Bronchiolitis obliterans syndrome (BOS) is the most common form of chronic lung allograft dysfunction (CLAD) after lung transplantation (also referred to as chronic rejection). Chronic rejection can occur as the result of an immune reaction to the transplanted lung or lungs. In BOS, an uncontrolled immune reaction leads to chronic inflammation of the small airways (the bronchioles) of the lungs. This causes scarring and narrowing of the airways that continues to worsen over time, limiting the person's ability to breathe.
Not all lung transplant patients develop BOS during their lifetime. On average, approximately 3 in 10 patients (30%) develop BOS in 3 years, and approximately 5 in 10 patients (50%) develop BOS in 5 years.1 There is no approved treatment indicated for BOS.2
1. Ruttens D, et al. PLoS ONE. 2018;13(4): e0193564. (https://doi.org/10.1371/journal.pone.0193564.)
2. Verleden GM, et al. J Heart Lung Transplant. 2019; 38(5):493-503. (https://www.jhltonline.org/article/S1053-2498(19)31432-9/fulltext).
The trachea, also known as the windpipe, delivers air to the bronchus. The bronchus (plural is bronchi) branches off into smaller bronchioles, that ultimately reach the alveoli.
Alveoli are tiny sacs which allow for the exchange of oxygen and carbon dioxide in the lungs. The body’s tissues receive oxygen, and carbon dioxide can exit the body.
An uncontrolled immune reaction leads to chronic inflammation of the bronchioles, causing scarring and narrowing of the airways of the lung.
BOS is a long-term (chronic) rejection process that can occur in the transplanted lung or lungs. People become symptomatic from BOS as a result of decreased lung function and common symptoms include:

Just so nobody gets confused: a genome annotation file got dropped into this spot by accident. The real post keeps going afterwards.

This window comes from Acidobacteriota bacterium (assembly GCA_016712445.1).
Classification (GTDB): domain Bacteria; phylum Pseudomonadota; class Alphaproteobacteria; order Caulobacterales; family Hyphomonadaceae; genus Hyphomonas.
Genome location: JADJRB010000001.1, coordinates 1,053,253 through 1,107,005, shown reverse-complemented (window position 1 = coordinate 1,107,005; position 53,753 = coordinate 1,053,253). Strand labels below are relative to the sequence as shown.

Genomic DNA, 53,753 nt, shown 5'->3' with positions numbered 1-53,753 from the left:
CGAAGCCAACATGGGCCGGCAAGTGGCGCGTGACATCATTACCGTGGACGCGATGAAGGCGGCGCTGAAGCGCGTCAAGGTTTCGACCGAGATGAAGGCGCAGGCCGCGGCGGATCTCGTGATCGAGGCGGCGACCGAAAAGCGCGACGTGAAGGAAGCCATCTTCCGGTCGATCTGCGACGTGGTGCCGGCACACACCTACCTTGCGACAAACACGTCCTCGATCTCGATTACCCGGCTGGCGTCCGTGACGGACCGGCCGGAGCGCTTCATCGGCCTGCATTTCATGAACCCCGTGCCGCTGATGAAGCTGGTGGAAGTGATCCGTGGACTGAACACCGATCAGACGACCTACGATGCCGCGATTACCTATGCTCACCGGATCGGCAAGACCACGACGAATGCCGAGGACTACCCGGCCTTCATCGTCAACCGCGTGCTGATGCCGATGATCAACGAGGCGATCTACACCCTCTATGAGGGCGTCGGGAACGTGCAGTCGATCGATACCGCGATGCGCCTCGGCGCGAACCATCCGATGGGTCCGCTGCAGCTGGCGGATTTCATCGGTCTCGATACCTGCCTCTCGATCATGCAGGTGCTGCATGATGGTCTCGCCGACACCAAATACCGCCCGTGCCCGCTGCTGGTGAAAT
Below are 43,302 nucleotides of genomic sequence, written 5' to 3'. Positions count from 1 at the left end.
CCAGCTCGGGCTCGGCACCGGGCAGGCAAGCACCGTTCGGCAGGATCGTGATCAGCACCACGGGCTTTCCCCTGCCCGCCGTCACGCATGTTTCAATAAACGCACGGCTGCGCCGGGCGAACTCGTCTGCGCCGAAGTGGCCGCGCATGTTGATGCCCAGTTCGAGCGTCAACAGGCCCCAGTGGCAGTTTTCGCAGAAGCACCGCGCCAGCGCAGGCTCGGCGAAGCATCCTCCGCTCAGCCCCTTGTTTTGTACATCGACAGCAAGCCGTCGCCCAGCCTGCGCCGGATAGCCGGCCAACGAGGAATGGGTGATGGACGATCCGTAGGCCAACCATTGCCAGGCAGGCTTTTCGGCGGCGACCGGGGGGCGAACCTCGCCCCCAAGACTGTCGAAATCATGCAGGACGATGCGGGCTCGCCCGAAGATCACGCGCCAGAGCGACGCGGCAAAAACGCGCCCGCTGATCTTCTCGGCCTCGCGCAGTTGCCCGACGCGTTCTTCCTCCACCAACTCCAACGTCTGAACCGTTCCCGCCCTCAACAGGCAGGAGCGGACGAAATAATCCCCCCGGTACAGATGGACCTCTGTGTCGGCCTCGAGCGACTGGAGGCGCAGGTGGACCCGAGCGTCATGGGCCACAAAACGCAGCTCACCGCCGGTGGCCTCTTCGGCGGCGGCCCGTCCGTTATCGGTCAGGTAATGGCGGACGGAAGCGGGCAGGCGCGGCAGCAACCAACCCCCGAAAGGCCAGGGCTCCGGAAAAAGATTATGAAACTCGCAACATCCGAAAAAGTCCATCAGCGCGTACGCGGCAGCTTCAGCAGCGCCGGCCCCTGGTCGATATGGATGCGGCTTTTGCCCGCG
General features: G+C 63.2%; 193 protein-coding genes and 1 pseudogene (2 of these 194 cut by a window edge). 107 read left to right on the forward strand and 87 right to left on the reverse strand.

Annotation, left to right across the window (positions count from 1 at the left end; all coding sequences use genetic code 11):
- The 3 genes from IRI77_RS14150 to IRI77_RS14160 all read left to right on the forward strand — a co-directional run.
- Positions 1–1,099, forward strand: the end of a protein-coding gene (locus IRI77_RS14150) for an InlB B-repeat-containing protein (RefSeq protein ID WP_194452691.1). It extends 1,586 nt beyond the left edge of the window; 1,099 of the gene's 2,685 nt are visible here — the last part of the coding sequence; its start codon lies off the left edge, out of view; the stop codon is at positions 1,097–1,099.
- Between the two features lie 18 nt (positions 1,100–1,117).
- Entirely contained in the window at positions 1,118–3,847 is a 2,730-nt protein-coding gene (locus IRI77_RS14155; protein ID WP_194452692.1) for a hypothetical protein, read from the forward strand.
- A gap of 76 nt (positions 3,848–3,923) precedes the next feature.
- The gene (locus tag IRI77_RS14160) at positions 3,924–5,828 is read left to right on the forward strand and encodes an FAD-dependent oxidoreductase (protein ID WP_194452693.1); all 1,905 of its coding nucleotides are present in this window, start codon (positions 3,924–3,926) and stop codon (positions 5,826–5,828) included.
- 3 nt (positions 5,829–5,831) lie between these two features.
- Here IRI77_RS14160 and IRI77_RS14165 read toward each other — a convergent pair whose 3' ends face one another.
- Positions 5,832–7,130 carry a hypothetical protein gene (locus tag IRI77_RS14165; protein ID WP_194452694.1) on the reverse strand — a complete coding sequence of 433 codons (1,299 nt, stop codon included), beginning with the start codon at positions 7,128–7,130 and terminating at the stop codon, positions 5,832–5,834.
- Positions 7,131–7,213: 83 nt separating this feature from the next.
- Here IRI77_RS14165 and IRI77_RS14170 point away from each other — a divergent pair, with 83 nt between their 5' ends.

- Shortness of breath
- Decreased exercise or activity tolerance and endurance
- Cough, sometimes with increased mucus production
Only a doctor/provider can diagnose BOS or determine if these symptoms are due to BOS.
Bronchiolitis obliterans. Genetic and Rare Diseases Information Center. (https://rarediseases.info.nih.gov/diseases/9551/bronchiolitis-obliterans).
As part of care following lung transplantation, physicians will perform tests to determine how well the lungs are functioning. Spirometry, and in particular FEV1, is a key measurement of lung function. BOS may be diagnosed if lung function continues to decline after lung transplantation. Chest x-ray, computerized tomography (CT) scan, and lung biopsy are other methods used to diagnose BOS, or in the alternative, to exclude BOS because of other potential causes for the decline in FEV1, such as infection.
Learn more about spirometry here, the most common type of breathing or pulmonary function test.